Text, Vivian Kelly
Celebrities have a bad rap in the fashion business. I’d taken a skeptical stance on the idea of the notion of celebrity as fashion designer, since the days when Kathie Lee Gifford “designed” a line for Wal-Mart, followed by legions of demi celebs such as Paris Hilton who capitalized on their fame to produce shoddy garments they themselves would never actually wear. The fact that THEY themselves wore Versace, Dolce & Gabbana, Oscar de la Renta etc etc. said it all.
There are exceptions however, that show that celebrities CAN [in conjunction with the right team] produce a credible fashion line. The first time I witnessed this was while attending a Justin Timberlake concert at Mohegan Sun, soon after his “Future Sex/Love Sounds” tour hit. Joe Zee did an amazing job styling him and Justin carried that white suit as well as John Travolta did his in “Saturday Night Fever”.
IT wasn’t William Rast, but I recall being stupefied when mid-way through the show, he sang a ballad in a plaid William Rast shirt and jeans. That night, I began reconsidering the celebrity as fashion designer issue and resolved to actually READ the WWD articles about Celebrity X designing a fashion line to see if others besides Justin were getting it right.
Good news. In the ranks of the “getting it right” are Justin Timberlake/William Rast, the Olsen Twins/Elizabeth and James, and the subject of this post, Gwen Stefani/L.A.M.B. Until this NYFW, the closest I got to Gwen’s line was seeing pieces at Nordstrom’s on the floor. I liked what I saw and longed to see her next collection in its entirety to see if she continued to follow-through on her branding message ie: herself = a fun yet sophisticated version of cool.
A key ingredient for a brand’s success is to create an identity and to stick with your DNA. Domenico Dolce & Stefano Gabbana hit gold early in their career with the severe look of elderly Italian women clad in black crossed with sexy corsets and animal print that showed their idealized woman; one who possesses an intriguing angel-devil personality.
Gwen Stefani has similarly created a believable personality for her L.A.M.B line. She is known as a pop star who mixes classic glamour with funky contemporary clothing resulting in a mix that is the modern equivalent of Eighties’ pop star, Cyndi Lauper. Although physically these two don’t resemble one another, they share that irresistible “Girls Just Wanna Have Fun” spirit that I’ve loved since Ms. Lauper debuted it in 1983 on MTV.
This season was my first L.A.M.B. show. I’m calling it a “show” even though technically, it was a presentation, set in the “Box” space – my favorite of the Lincoln Center Fashion Week venues as there’s usually little to no waiting, you can get as close as you want to the clothes and the models obligingly pose for shots.
The presentation was scheduled to start at 2:30p.m, but you wouldn’t have known that from the crowd assembled in the holding area when I arrived at 2:20. Normally tardy editors were in line waiting, snaked around the length of the tent to get what I guessed would be only a very quick glimpse of the latest L.A.M.B. collection and hopefully a look at the chanteuse cum fashion designer herself. [Ms. Stefani was not there, sigh.]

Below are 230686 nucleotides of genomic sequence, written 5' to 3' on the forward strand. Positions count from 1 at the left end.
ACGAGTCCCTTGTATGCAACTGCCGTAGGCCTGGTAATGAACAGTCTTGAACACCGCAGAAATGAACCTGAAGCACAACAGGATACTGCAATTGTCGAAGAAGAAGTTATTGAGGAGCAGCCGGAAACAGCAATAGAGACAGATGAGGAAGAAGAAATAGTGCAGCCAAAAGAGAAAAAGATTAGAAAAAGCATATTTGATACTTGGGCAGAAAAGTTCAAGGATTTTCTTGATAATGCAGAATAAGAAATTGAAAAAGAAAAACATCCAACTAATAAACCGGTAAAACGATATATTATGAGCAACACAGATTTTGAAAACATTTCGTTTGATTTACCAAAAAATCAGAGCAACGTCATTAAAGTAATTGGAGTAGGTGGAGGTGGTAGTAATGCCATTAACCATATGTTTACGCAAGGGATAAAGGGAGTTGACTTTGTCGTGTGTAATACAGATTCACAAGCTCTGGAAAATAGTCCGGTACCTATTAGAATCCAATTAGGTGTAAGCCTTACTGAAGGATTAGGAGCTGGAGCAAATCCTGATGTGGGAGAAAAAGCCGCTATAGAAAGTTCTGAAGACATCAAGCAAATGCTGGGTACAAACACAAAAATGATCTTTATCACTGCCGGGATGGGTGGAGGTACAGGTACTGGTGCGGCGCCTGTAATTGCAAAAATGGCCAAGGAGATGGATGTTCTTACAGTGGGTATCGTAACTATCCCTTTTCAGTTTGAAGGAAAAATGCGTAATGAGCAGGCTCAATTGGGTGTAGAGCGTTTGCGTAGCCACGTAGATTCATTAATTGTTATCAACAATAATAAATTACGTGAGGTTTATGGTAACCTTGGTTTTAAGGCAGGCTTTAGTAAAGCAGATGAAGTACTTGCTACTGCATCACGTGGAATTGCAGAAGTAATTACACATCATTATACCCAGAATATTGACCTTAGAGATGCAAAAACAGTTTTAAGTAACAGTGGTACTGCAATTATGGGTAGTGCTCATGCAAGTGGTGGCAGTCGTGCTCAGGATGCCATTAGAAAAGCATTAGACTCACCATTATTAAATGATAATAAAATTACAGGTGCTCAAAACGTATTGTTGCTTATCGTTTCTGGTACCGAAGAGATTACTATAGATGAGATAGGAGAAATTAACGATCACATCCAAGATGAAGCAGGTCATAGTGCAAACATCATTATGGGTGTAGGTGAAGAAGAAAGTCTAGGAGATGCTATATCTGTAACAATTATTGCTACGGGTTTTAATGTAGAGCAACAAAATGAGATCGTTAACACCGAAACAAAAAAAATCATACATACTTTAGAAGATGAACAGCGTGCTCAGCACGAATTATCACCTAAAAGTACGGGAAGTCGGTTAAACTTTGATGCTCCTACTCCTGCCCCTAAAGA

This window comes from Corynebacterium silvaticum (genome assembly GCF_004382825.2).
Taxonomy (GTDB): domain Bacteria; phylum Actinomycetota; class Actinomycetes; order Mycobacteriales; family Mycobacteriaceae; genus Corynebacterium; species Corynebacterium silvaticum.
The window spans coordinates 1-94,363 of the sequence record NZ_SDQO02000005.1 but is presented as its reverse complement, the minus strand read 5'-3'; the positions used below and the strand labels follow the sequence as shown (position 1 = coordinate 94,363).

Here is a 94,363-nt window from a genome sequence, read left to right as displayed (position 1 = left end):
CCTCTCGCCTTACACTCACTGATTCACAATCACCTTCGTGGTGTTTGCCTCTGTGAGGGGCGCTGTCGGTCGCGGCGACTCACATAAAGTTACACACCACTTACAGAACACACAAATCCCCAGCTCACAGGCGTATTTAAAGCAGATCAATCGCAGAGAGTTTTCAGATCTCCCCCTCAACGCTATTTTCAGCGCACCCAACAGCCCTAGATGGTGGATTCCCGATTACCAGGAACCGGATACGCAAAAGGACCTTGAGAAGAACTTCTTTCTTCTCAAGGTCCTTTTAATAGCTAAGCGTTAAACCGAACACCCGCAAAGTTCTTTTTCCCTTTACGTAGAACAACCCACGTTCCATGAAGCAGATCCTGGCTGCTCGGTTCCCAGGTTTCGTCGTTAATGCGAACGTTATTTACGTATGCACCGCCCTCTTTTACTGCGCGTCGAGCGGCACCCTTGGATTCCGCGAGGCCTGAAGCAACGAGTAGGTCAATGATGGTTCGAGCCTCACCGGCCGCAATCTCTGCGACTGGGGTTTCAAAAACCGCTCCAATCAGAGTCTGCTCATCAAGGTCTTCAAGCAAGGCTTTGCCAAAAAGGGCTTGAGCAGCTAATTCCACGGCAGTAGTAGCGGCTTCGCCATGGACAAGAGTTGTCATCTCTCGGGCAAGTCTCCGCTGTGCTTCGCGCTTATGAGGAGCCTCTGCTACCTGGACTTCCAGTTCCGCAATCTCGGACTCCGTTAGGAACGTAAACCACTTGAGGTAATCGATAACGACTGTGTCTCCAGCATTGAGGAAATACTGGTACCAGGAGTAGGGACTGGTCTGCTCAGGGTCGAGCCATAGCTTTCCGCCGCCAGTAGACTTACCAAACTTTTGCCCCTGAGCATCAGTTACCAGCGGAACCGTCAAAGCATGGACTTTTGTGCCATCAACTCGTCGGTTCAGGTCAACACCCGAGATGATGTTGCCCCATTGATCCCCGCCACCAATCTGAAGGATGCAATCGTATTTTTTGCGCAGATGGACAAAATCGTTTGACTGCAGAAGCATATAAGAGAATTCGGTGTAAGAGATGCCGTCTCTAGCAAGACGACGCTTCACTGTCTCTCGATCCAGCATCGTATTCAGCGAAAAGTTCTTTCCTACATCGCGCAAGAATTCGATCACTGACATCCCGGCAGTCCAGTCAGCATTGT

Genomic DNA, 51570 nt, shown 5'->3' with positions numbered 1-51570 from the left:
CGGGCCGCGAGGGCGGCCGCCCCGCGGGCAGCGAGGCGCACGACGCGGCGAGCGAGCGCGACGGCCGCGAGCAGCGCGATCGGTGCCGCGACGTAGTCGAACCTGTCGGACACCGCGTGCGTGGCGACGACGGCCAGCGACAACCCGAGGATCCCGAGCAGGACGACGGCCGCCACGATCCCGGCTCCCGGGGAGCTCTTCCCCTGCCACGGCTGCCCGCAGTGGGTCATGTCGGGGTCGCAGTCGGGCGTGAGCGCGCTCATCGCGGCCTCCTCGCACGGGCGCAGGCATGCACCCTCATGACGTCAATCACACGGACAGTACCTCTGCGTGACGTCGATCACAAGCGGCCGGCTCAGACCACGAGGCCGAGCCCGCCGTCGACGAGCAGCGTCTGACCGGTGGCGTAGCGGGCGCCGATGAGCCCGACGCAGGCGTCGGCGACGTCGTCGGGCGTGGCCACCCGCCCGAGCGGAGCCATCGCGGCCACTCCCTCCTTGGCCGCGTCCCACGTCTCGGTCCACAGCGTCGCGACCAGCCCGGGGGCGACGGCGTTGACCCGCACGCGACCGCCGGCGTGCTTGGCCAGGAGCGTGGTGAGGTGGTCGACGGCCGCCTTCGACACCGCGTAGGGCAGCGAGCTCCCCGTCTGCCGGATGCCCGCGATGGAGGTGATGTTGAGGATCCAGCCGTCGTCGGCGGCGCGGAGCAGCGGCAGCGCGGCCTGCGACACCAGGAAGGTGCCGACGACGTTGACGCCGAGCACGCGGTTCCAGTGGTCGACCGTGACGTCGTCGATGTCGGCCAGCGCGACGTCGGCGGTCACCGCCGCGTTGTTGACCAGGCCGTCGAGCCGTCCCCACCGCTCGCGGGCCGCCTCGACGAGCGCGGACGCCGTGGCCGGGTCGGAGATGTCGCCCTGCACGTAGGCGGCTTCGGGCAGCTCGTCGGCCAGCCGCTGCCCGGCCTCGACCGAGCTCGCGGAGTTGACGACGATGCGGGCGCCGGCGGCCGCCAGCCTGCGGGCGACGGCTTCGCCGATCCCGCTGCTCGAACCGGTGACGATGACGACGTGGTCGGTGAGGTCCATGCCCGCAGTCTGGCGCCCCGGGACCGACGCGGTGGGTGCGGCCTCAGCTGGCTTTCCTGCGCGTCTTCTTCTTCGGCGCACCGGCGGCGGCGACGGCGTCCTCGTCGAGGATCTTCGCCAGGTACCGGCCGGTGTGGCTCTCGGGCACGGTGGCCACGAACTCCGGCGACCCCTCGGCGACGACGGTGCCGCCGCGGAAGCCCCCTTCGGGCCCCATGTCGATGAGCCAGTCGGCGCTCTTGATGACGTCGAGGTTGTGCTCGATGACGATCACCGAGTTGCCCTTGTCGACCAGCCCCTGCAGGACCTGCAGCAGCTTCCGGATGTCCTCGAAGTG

I wiggled to the front of the 4-deep crowd huddled around the models posing on the white blocks, to scan the 23 looks. There was herringbone plaid, a leather moto jacket, some fun Ikat prints and quite a bit of Noir Jewelry; in short, no huge deviations from the brand’s DNA. Just an hour earlier at lunch with Scott French and Meredith Garcia of The Fashion List at Pain Quotidian, we all agreed that the best designers like writers find their voice and stick with it. Their customers appreciate this; can count on them to deliver the goods. Make no mistake – consistency is not boring, it is an asset.
A few months ago, a stroll on the floor at Nordstrom’s Westchester Mall verified this. Marc Jacobs Mark by Marc and L.A.M.B. stood out, because they didn’t need any store signage to identify them. That odd but adorable tweak like a teeny tiny print on a puff sleeve blouse- must be Marc. Black and white herringbone jackets and red accents? Must be L.A.M.B. – it was.
With all of this in the back of my mind, once finally, inside the Box, my first glimpse revealed black and white, this time as an Ikat print top worn with brown herringbone shorts accessorized with a skinny red belt, and towering platform sandals in black, red and cobalt – very Eighties!
The rock and roll portion of the brand was most apparent in the accessories, hair and makeup, namely a leather and gold shark tooth necklace heavily kohled eyes, straight black brows and a two- tone “Pebbles” from The Flintstones hairdo.
Many of the editors in the Tents were wearing this same up-do, minus the volume and two-tone.
Ms.Stefani hit the preppy trend square on with a v-front cream tennis sweater but unlike the one from your parents’ country club, this one is minus the unflattering bulk. The L.A.M.B sweater boasts fine knit gage stitching, which make it an ideal transition piece. These days, transition pieces are where it’s at. What could be better than playing a set of tennis, taking a shower, putting on the same sweater that you walked on the Courts with and getting-on with your day? There’s something for everyone here, and even one piece will up the fun quotient of your spring wardrobe.